“Can President Trump sign an executive order? Absolutely… But it has to be Congress that has the intestinal fortitude, Democrats and Republicans … and put aside the next election cycle and fix it once and for all.”

It’s unlikely the House will approve a similar measure. The chamber on Friday passed a controversial plan that would ban “sanctuary” cities in the state.

Black lawmakers condemn Trump’s alleged “s—hole countries” comment

image1(1)A host of legislative Democrats joined together Friday morning, condemning alleged comments by President Donald Trump, in which he reportedly questioned why the United States should accept immigrants from “s—hole countries” like Haiti, El Salvador and countries in Africa.

During a news conference in the Capitol this morning, members of the Florida Legislative Black Caucus also called on Governor Rick Scott to take an even stronger stance in his rebuke of the president.

“We are appealing to all elected officials, to stand united with us in our demand for an open apology from President Trump to the American people. We are a nation of immigrants,” state Sen. Daphne Campbell, a Miami Democrat who was born in Haiti, said at the presser, adding that Trump’s remarks reeked of racism.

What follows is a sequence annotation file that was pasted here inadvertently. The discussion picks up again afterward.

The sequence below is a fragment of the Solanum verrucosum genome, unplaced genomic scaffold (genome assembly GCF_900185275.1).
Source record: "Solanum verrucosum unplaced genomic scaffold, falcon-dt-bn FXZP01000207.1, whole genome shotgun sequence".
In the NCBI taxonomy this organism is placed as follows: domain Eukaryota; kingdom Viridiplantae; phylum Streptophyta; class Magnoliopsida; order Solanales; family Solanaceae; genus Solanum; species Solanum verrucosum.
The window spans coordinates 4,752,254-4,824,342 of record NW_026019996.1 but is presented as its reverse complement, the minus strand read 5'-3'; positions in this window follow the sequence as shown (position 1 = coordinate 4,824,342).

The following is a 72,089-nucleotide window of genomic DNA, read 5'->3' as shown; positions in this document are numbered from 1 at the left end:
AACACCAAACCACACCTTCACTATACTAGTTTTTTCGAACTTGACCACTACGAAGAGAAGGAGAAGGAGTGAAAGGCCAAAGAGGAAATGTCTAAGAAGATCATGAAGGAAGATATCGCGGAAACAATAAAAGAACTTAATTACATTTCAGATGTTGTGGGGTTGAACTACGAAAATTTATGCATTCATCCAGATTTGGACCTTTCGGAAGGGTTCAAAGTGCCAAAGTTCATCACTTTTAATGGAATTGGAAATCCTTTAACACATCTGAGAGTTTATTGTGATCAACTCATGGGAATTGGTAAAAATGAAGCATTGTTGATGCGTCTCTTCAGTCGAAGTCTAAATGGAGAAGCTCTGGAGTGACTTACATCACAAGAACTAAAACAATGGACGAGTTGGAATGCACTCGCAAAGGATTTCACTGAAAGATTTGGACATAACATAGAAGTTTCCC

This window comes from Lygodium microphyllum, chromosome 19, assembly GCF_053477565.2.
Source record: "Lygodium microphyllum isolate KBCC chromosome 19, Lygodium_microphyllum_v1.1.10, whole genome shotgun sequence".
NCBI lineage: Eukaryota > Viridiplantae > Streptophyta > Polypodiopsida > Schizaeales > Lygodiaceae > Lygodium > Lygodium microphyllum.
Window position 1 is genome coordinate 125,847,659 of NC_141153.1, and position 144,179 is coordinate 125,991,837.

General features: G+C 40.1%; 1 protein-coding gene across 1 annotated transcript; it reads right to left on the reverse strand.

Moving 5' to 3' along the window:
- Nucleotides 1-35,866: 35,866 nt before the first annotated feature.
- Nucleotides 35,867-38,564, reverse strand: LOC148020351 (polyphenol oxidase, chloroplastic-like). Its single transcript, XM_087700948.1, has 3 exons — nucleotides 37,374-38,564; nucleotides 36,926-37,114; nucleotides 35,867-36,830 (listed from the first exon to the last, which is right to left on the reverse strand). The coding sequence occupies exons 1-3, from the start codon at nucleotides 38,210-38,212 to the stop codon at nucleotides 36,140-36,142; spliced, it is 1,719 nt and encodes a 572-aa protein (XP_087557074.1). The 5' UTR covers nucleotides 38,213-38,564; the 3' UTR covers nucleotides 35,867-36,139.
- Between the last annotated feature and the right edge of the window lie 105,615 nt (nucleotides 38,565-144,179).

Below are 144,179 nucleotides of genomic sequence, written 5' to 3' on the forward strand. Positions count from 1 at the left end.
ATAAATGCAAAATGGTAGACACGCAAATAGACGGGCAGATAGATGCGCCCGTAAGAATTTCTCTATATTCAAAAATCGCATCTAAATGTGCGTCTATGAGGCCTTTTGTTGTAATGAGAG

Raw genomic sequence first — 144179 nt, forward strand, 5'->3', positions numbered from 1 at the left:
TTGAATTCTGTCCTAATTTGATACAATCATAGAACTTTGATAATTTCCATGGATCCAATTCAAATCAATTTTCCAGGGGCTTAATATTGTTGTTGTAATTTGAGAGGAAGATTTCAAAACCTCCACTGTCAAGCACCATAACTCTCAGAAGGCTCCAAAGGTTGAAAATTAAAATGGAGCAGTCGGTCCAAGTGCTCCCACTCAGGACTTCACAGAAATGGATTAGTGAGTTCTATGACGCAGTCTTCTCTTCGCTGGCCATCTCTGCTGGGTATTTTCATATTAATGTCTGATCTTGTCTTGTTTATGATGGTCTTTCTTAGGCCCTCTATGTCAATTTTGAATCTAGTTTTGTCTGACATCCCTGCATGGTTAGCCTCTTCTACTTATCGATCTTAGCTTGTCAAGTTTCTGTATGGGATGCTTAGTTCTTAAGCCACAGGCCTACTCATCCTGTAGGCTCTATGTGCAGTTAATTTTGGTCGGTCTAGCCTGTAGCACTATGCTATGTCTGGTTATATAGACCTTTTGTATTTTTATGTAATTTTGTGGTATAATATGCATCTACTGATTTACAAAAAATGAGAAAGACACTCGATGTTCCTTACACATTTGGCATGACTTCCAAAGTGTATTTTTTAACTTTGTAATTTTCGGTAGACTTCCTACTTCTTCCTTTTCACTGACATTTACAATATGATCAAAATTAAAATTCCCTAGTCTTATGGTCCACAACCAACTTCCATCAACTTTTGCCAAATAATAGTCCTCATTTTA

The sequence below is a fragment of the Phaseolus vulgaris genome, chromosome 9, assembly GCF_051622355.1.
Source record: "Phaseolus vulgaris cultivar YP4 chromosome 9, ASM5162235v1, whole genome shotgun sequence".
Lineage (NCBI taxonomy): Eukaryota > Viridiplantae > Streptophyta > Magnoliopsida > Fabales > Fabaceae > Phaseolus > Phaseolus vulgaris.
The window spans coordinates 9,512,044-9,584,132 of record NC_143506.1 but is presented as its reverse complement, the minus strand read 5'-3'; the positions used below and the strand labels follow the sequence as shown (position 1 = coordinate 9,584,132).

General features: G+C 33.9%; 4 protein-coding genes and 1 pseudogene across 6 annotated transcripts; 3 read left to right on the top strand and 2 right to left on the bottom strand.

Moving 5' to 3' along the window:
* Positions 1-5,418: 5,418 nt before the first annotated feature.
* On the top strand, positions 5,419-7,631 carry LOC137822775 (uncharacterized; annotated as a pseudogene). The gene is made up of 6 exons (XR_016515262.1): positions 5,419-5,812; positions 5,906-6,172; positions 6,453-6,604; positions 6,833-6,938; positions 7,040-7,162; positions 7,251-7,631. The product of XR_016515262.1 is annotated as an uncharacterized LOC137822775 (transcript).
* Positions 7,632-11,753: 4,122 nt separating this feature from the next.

According to numerous reports, the president also suggested that the U.S. should welcome more immigrants from countries like Norway.

“It appears President Trump does not have an issue with immigrants. He has an issue with immigrants of color,” Campbell said.

The event took place hours after early morning tweets from the president, in which he denied making the remarks. Trump, however, did not specify what he said at Thursday’s White House meeting centered on Deferred Action for Childhood Arrivals, or DACA, the Obama-era policy that focused on children who are brought into the U.S. illegally by their parents or guardians.